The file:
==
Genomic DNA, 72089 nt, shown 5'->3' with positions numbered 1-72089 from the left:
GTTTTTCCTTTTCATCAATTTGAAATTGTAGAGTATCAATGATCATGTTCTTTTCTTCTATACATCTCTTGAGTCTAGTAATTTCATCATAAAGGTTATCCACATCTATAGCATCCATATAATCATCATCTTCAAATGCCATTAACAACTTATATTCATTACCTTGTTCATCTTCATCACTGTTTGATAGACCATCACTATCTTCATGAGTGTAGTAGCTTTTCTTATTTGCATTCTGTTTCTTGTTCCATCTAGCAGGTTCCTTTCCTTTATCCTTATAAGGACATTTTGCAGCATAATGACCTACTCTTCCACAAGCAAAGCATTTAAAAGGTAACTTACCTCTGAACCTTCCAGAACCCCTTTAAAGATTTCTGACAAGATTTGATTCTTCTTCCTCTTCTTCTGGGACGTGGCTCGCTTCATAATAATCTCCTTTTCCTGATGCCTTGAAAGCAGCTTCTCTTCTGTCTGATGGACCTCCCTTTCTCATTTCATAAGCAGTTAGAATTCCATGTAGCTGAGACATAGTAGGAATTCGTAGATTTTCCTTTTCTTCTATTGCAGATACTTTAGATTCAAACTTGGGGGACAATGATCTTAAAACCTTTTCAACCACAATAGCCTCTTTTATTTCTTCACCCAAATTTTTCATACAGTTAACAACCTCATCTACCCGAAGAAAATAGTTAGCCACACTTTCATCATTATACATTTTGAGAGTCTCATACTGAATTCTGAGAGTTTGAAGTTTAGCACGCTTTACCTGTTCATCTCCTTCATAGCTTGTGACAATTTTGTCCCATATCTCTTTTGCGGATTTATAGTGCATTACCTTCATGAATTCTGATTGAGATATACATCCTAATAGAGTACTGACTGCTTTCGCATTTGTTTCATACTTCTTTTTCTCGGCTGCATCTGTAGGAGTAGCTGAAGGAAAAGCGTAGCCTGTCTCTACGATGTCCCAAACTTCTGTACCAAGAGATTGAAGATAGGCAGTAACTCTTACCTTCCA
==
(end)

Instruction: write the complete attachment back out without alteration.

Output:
Genomic DNA, 72089 nt, shown 5'->3' with positions numbered 1-72089 from the left:
GTTTTTCCTTTTCATCAATTTGAAATTGTAGAGTATCAATGATCATGTTCTTTTCTTCTATACATCTCTTGAGTCTAGTAATTTCATCATAAAGGTTATCCACATCTATAGCATCCATATAATCATCATCTTCAAATGCCATTAACAACTTATATTCATTACCTTGTTCATCTTCATCACTGTTTGATAGACCATCACTATCTTCATGAGTGTAGTAGCTTTTCTTATTTGCATTCTGTTTCTTGTTCCATCTAGCAGGTTCCTTTCCTTTATCCTTATAAGGACATTTTGCAGCATAATGACCTACTCTTCCACAAGCAAAGCATTTAAAAGGTAACTTACCTCTGAACCTTCCAGAACCCCTTTAAAGATTTCTGACAAGATTTGATTCTTCTTCCTCTTCTTCTGGGACGTGGCTCGCTTCATAATAATCTCCTTTTCCTGATGCCTTGAAAGCAGCTTCTCTTCTGTCTGATGGACCTCCCTTTCTCATTTCATAAGCAGTTAGAATTCCATGTAGCTGAGACATAGTAGGAATTCGTAGATTTTCCTTTTCTTCTATTGCAGATACTTTAGATTCAAACTTGGGGGACAATGATCTTAAAACCTTTTCAACCACAATAGCCTCTTTTATTTCTTCACCCAAATTTTTCATACAGTTAACAACCTCATCTACCCGAAGAAAATAGTTAGCCACACTTTCATCATTATACATTTTGAGAGTCTCATACTGAATTCTGAGAGTTTGAAGTTTAGCACGCTTTACCTGTTCATCTCCTTCATAGCTTGTGACAATTTTGTCCCATATCTCTTTTGCGGATTTATAGTGCATTACCTTCATGAATTCTGATTGAGATATACATCCTAATAGAGTACTGACTGCTTTCGCATTTGTTTCATACTTCTTTTTCTCGGCTGCATCTGTAGGAGTAGCTGAAGGAAAAGCGTAGCCTGTCTCTACGATGTCCCAAACTTCTGTACCAAGAGATTGAAGATAGGCAGTAACTCTTACCTTCCA